But Serezha could not sleep: he was only pretending to be asleep. Outside, the whole house was moving through the twilight into the evening. To the material slave-song of the floors and buckets, Serezha was thinking how unrecognizable everything would become in the light when all this movement was over. He would feel as if he had arrived a second time and, what was more important, well rested into the bargain.

Ah the Russians! What a people. The hallmark of a would-be teenage intellectual is a dog-eared copy of Dostoyevsky – though of course the French also have Sartre and Camus on offer, but really to my mind Notes from the Underground is required reading for the budding existentialist. The Russians nailed this philosophy of distancing oneself from life itself as an unromantic process before Frenchmen had even begun to enrage clerics with their secular pontifications (while donning the necessary turtle neck, puffing on a Gauloises and simpering in impressionable girls’ ears as well!).

As Lydia Slater points out in the introduction to this novel, Russians have the same word for pity as they do for love – zhalet, which may provide a clue as to why Russian literature enjoys such a reputation for philosophical depth. While I was reading the introduction I was alarmed at the degree of emotion expressed regarding the international reception of Pasternak‘s work following the phenomenal success of Doctor Zhivago. It was only later that I realized the introduction was written by the author’s sister.

Where family is concerned, perhaps it is difficult even for Russians to maintain that literary hauteur.

The story of The Last Summer concerns Serezha’s reflections on the events of the previous year in Moscow. The war is still ongoing. His mother has passed away and numbed with shock, he has only just managed to complete his university exams. He travels to visit his sister Natasha and her family. Exhausted from his journey an too tired to indulge his sister’s curiousity about events in the war, he falls into bed and thinks back on the summer just gone.

Following the completion of his studies, Serezha was hired as a private tutor to the son of a family named Fresteln. He is given a room at their mansion, is well-paid and finds the work not to taxing. In the evenings he joins the family for dinner and afterward wanders the city streets till well into the morning. Serezha is a curiously intense and romantic sort. He spends most of his evenings with prostitutes, even developing an obsession with them, convinced that it falls to him to ‘save’, them by dispersing large sums of money to each of the Muscovite street-walkers.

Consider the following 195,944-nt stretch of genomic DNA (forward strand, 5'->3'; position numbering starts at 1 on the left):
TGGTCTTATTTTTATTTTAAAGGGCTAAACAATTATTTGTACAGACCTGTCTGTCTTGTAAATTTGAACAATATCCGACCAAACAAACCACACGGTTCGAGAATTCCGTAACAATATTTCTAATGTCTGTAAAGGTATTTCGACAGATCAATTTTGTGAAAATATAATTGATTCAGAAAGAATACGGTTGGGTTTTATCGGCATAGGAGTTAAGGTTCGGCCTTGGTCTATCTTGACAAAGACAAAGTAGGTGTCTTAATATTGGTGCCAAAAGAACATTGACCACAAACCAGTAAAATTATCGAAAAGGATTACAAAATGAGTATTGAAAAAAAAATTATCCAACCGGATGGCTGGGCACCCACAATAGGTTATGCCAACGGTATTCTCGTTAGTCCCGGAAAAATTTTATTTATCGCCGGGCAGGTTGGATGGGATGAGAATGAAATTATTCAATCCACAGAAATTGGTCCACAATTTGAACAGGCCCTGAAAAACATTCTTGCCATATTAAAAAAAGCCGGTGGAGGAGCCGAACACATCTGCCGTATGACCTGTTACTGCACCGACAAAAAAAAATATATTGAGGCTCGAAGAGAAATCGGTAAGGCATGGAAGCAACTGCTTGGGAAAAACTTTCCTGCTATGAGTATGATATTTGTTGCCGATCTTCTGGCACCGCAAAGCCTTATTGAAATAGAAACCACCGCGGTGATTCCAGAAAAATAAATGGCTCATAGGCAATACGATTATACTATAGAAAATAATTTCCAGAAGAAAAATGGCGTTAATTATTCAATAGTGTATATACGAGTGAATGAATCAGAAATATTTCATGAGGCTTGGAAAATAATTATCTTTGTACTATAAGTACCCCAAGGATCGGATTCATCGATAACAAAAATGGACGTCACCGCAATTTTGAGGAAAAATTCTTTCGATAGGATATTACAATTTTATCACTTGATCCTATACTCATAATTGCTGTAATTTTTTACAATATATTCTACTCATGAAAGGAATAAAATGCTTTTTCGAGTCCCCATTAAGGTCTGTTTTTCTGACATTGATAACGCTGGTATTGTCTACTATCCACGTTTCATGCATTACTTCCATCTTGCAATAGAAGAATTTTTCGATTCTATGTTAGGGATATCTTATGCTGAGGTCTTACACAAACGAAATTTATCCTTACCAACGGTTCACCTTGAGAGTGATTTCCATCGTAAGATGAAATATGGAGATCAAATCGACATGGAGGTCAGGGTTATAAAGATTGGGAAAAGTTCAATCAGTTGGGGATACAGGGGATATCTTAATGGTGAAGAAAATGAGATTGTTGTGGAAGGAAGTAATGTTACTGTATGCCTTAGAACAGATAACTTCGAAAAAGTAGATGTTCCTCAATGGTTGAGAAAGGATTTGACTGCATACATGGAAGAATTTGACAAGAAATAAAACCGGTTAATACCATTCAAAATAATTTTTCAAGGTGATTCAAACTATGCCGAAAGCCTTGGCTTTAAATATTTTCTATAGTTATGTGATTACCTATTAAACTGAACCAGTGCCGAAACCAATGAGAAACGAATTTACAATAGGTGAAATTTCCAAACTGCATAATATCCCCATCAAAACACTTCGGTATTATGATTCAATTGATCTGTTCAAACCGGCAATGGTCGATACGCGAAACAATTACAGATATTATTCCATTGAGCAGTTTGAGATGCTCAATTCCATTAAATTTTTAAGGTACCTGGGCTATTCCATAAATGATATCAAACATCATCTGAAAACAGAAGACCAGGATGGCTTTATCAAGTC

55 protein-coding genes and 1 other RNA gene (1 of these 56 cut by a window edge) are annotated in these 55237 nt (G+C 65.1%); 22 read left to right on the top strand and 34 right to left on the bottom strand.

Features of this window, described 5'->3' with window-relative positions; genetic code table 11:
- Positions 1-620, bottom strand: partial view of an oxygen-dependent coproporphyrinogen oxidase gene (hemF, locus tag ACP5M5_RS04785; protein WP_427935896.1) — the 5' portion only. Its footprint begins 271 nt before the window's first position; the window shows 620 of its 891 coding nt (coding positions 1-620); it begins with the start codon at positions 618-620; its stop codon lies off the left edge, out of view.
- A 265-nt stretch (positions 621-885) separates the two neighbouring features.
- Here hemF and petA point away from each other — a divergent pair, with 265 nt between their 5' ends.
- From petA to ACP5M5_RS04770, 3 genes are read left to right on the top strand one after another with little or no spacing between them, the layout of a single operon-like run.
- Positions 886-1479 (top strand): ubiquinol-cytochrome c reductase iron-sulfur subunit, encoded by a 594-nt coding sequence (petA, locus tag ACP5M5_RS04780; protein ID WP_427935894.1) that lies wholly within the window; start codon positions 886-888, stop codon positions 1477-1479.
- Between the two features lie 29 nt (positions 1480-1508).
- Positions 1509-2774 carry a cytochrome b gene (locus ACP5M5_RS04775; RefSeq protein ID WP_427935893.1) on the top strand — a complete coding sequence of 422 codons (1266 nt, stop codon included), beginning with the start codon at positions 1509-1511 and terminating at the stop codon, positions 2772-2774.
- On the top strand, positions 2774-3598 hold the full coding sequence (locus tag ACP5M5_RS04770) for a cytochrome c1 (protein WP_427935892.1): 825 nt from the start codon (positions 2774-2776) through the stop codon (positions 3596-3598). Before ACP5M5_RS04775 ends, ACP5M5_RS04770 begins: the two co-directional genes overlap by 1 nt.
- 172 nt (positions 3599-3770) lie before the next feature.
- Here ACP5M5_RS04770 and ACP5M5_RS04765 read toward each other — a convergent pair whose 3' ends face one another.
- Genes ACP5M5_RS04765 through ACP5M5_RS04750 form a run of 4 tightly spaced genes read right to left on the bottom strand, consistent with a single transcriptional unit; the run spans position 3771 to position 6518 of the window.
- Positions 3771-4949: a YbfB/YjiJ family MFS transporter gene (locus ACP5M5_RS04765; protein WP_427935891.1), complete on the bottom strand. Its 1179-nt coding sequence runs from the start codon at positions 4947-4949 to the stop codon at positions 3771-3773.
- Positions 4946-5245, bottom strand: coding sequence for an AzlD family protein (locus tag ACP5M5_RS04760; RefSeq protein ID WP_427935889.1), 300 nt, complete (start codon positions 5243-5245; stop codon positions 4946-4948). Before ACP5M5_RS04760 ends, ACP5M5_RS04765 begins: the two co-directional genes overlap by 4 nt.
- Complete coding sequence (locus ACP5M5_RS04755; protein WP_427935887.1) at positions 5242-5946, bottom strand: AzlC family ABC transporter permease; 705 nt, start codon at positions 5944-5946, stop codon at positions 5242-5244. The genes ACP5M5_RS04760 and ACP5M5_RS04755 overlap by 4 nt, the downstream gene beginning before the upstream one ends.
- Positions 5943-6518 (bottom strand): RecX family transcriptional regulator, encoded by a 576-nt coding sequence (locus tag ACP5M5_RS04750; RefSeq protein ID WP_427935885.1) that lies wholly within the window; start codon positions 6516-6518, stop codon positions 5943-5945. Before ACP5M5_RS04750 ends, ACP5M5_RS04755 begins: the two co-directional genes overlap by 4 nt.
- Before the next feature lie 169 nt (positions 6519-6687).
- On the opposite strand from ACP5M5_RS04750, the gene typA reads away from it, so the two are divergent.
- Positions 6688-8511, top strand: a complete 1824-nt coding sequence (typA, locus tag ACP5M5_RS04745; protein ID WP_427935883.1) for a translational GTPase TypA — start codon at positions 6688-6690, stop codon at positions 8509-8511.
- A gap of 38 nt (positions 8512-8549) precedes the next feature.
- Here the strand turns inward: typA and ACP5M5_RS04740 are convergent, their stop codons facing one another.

Of course, work itself is not the solution. Work enslaves and provides small financial reward. He hits instead upon the scheme of writing a play for an acquaintance, Kovalenko and with the proceeds liberating these women with whom he feels a kindred spirit.

However, the main focus of Serezha’s romantic interest is a fellow employee of the Fresteln household, a Danish maidservant named Anna Arild Tornskjold. Though she is referred to as the ‘companion’, of Mrs Freteln, when Anna speaks to Serezha she complains that she was recruited under false pretences. Her husband had only just died during a stay in Berlin when she accepted the notice and travelled all this way to discover the role was more menial than described. The two converse in a mixture of German and English, with the intimacy of their talks encouraging Serezha’s interest in the widow.

I have squeezed what little plot there could be said to be found in these pages, but do not take from that that this is a slight novel. Pasternak’s prose is a revelation of descriptive power and private musings. A morning start is described as ‘tangled threads of sultry heat, as nightmarish as crumbs in the beard of a corpse’. This is more poetry than prose, with heavy hints of semi-autobiographical reflection.

Pasternak appears to be describing the death-throes of romance itself in the wake of The Great War. His desire to save not just the prostitutes, but Anna herself, indeed all women, speaks to a peculiar messianism. Serezha’s concerns are far too bound up with his own thoughts. There is a beautiful moment when, having propositioned Anna, she finds him at the appointed meeting time furiously writing a draft of his proposed play. Quietly she retreats, leaving him to his private enthusiasms.

A master of language, beautifully written.

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